Tuesday, November 27, 2007

Bereishit/Vayeshev: The Appropriately Named Er and Onan

As I've covered before on this blog, Hevel, Er and Onan, and Machlon and Kilyon all seem quite appropriately named. Now, a peshat-based explanation of this phenomenon -- that this was not in fact their names, but they were called this after their death.

This is what Shadal cited about Hevel:
ב] את הבל : לדעת קליריקוס נקרא כן אחרי מותו, כי היתה מציאותו הבל
Thus, Clericus asserts that this was not Hevel's name when Hevel was alive, but rather that he was called this after death, for he came to naught.

There is an unspoken, non-explicit impetus for this explanation. Besides that it is quite "lucky" for one named Hevel to come to this end -- and the same for Machlon and Kilyon, Er and Onan -- the unspoken impetus may be found in the pesukim, in Bereishit 4:
א וְהָאָדָם, יָדַע אֶת-חַוָּה אִשְׁתּוֹ; וַתַּהַר, וַתֵּלֶד אֶת-קַיִן, וַתֹּאמֶר, קָנִיתִי אִישׁ אֶת-ה. 1 And the man knew Eve his wife; and she conceived and bore Cain, and said: 'I have gotten a man with the help of the LORD.'
ב וַתֹּסֶף לָלֶדֶת, אֶת-אָחִיו אֶת-הָבֶל; וַיְהִי-הֶבֶל, רֹעֵה צֹאן, וְקַיִן, הָיָה עֹבֵד אֲדָמָה. 2 And again she bore his brother Abel. And Abel was a keeper of sheep, but Cain was a tiller of the ground.
Thus, Kayin gets an etymology for his name, but Hevel, in the next pasuk, does not. Later, in the same perek, we have:
כה וַיֵּדַע אָדָם עוֹד, אֶת-אִשְׁתּוֹ, וַתֵּלֶד בֵּן, וַתִּקְרָא אֶת-שְׁמוֹ שֵׁת: כִּי שָׁת-לִי אֱלֹהִים, זֶרַע אַחֵר--תַּחַת הֶבֶל, כִּי הֲרָגוֹ קָיִן. 25 And Adam knew his wife again; and she bore a son, and called his name Seth: 'for God hath appointed me another seed instead of Abel; for Cain slew him.'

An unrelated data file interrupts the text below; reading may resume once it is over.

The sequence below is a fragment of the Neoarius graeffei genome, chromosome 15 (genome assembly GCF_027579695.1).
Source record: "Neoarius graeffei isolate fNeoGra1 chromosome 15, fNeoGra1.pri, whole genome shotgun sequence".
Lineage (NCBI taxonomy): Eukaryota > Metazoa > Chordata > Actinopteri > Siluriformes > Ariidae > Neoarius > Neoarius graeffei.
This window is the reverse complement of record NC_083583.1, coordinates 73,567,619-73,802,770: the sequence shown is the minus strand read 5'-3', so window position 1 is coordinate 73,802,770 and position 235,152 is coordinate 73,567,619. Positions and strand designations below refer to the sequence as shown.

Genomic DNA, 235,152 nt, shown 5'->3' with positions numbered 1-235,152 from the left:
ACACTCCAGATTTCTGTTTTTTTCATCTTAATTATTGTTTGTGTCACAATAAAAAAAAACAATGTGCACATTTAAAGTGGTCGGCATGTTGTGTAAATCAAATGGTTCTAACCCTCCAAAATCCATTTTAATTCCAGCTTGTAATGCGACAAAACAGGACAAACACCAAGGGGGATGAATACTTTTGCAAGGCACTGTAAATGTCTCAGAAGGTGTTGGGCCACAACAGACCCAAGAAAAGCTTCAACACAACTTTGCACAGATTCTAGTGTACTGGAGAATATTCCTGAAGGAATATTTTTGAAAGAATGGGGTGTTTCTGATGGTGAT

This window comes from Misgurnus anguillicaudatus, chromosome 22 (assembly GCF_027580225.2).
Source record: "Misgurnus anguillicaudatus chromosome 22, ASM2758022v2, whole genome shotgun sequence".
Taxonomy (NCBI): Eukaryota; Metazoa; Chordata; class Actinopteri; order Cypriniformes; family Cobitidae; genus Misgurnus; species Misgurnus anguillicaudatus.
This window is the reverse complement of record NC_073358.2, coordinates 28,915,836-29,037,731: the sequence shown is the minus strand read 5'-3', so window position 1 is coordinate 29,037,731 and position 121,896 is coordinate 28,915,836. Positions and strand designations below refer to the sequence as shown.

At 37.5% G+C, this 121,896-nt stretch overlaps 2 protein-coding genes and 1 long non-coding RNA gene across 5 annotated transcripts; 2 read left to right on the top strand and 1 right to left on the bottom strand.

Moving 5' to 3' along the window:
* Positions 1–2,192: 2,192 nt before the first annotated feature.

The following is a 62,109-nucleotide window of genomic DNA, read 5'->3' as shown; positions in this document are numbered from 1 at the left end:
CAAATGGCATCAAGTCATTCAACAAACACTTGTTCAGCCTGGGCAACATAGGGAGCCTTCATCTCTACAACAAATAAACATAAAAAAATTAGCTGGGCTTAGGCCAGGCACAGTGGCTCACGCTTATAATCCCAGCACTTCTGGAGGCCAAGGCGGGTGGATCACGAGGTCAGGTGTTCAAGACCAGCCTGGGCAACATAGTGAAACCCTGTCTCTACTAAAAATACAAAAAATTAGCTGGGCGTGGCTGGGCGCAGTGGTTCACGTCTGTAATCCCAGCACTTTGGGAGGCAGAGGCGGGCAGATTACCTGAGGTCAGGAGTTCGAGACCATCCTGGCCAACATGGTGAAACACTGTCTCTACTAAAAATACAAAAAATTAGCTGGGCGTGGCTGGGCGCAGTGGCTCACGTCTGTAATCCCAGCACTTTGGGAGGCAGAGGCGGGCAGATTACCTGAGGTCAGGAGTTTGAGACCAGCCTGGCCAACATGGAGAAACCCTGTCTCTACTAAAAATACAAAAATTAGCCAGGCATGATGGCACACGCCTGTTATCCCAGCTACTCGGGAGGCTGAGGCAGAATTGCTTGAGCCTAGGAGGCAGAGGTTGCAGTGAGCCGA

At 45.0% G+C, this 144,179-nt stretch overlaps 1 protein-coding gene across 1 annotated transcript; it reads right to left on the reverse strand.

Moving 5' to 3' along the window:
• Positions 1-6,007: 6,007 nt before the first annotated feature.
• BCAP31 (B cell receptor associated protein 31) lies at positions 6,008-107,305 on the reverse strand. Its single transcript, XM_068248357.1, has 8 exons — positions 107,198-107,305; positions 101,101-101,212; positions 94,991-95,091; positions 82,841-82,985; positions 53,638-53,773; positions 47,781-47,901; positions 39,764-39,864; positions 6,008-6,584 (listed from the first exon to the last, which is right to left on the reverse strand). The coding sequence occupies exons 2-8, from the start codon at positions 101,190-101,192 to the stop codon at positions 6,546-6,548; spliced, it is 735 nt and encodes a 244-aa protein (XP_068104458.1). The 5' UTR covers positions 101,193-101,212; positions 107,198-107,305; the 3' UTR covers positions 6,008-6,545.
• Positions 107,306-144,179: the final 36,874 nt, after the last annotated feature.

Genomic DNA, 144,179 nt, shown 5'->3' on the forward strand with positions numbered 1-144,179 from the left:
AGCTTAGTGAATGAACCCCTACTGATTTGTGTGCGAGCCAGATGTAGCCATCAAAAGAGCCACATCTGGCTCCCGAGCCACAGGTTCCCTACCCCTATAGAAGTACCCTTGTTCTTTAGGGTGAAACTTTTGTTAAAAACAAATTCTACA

Thus, even the next brother gets an etymology for his name, but Hevel does not. This all fits well with the idea that Hevel is not the real name, but was ascribed after death.

And indeed, Hevel, Machlon, Kilyon, Er, and Onan all died without having children.

Also, perhaps we can say that the etyomology is Hevel is given in the aforementioned pasuk, in 25: תַּחַת הֶבֶל כִּי הֲרָגוֹ קָיִן.

The problem with saying this with Er and Onan is that mother and father named them. As we have in Bereishit 38:
ג וַתַּהַר, וַתֵּלֶד בֵּן; וַיִּקְרָא אֶת-שְׁמוֹ, עֵר. 3 And she conceived, and bore a son; and he called his name Er.
ד וַתַּהַר עוֹד, וַתֵּלֶד בֵּן; וַתִּקְרָא אֶת-שְׁמוֹ, אוֹנָן. 4 And she conceived again, and bore a son; and she called his name Onan.
ה וַתֹּסֶף עוֹד וַתֵּלֶד בֵּן, וַתִּקְרָא אֶת-שְׁמוֹ שֵׁלָה; וְהָיָה בִכְזִיב, בְּלִדְתָּהּ אֹתוֹ. 5 And she yet again bore a son, and called his name Shelah; and he was at Chezib, when she bore him.
which is presumably why Shadal does not suggest the same over here.

It might be readable into Machlon and Kilyon in the first perek of Rut.

1 comment:

Anonymous said...

I heard from someone at Gush that Machlon and Kilyon are positive names, derived from machol=dance and klilah=perfection respectively. And only now when the word frequency in Hebrew has shifted do the names remind us of sickness and death. Sound reasonable?


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